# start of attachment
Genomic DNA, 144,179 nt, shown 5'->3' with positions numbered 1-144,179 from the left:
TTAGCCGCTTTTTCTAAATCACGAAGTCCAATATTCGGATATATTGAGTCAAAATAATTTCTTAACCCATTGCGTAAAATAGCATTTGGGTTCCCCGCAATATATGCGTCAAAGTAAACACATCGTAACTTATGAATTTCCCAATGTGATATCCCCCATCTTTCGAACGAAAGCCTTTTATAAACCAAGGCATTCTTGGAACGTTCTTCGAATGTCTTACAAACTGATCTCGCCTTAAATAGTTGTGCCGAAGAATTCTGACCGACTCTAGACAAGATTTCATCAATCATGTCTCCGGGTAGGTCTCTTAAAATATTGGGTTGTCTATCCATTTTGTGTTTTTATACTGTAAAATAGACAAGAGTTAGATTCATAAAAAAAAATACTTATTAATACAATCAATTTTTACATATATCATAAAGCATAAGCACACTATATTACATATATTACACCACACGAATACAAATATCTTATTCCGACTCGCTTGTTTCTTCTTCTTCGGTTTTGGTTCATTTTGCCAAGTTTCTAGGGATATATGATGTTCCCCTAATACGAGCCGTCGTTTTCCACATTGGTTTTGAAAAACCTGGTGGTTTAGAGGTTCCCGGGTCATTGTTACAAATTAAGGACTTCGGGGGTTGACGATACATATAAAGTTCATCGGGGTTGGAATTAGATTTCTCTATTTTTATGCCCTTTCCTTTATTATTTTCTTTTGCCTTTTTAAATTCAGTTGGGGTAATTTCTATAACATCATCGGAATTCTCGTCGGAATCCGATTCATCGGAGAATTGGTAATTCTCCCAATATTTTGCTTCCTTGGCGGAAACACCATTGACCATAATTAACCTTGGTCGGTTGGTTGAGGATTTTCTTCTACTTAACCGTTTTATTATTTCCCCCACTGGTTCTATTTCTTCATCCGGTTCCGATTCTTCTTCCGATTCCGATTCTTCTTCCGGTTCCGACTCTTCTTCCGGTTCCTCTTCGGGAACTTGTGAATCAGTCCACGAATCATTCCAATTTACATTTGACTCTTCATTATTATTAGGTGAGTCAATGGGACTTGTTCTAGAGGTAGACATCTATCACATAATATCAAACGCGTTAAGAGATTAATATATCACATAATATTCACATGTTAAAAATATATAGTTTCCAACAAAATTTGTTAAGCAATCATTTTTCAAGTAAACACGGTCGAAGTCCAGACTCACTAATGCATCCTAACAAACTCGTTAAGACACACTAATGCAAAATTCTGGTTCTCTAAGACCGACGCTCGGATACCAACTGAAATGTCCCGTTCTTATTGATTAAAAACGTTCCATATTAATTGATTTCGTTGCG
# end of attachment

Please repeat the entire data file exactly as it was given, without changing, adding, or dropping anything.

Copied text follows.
Genomic DNA, 144,179 nt, shown 5'->3' with positions numbered 1-144,179 from the left:
TTAGCCGCTTTTTCTAAATCACGAAGTCCAATATTCGGATATATTGAGTCAAAATAATTTCTTAACCCATTGCGTAAAATAGCATTTGGGTTCCCCGCAATATATGCGTCAAAGTAAACACATCGTAACTTATGAATTTCCCAATGTGATATCCCCCATCTTTCGAACGAAAGCCTTTTATAAACCAAGGCATTCTTGGAACGTTCTTCGAATGTCTTACAAACTGATCTCGCCTTAAATAGTTGTGCCGAAGAATTCTGACCGACTCTAGACAAGATTTCATCAATCATGTCTCCGGGTAGGTCTCTTAAAATATTGGGTTGTCTATCCATTTTGTGTTTTTATACTGTAAAATAGACAAGAGTTAGATTCATAAAAAAAAATACTTATTAATACAATCAATTTTTACATATATCATAAAGCATAAGCACACTATATTACATATATTACACCACACGAATACAAATATCTTATTCCGACTCGCTTGTTTCTTCTTCTTCGGTTTTGGTTCATTTTGCCAAGTTTCTAGGGATATATGATGTTCCCCTAATACGAGCCGTCGTTTTCCACATTGGTTTTGAAAAACCTGGTGGTTTAGAGGTTCCCGGGTCATTGTTACAAATTAAGGACTTCGGGGGTTGACGATACATATAAAGTTCATCGGGGTTGGAATTAGATTTCTCTATTTTTATGCCCTTTCCTTTATTATTTTCTTTTGCCTTTTTAAATTCAGTTGGGGTAATTTCTATAACATCATCGGAATTCTCGTCGGAATCCGATTCATCGGAGAATTGGTAATTCTCCCAATATTTTGCTTCCTTGGCGGAAACACCATTGACCATAATTAACCTTGGTCGGTTGGTTGAGGATTTTCTTCTACTTAACCGTTTTATTATTTCCCCCACTGGTTCTATTTCTTCATCCGGTTCCGATTCTTCTTCCGATTCCGATTCTTCTTCCGGTTCCGACTCTTCTTCCGGTTCCTCTTCGGGAACTTGTGAATCAGTCCACGAATCATTCCAATTTACATTTGACTCTTCATTATTATTAGGTGAGTCAATGGGACTTGTTCTAGAGGTAGACATCTATCACATAATATCAAACGCGTTAAGAGATTAATATATCACATAATATTCACATGTTAAAAATATATAGTTTCCAACAAAATTTGTTAAGCAATCATTTTTCAAGTAAACACGGTCGAAGTCCAGACTCACTAATGCATCCTAACAAACTCGTTAAGACACACTAATGCAAAATTCTGGTTCTCTAAGACCGACGCTCGGATACCAACTGAAATGTCCCGTTCTTATTGATTAAAAACGTTCCATATTAATTGATTTCGTTGCG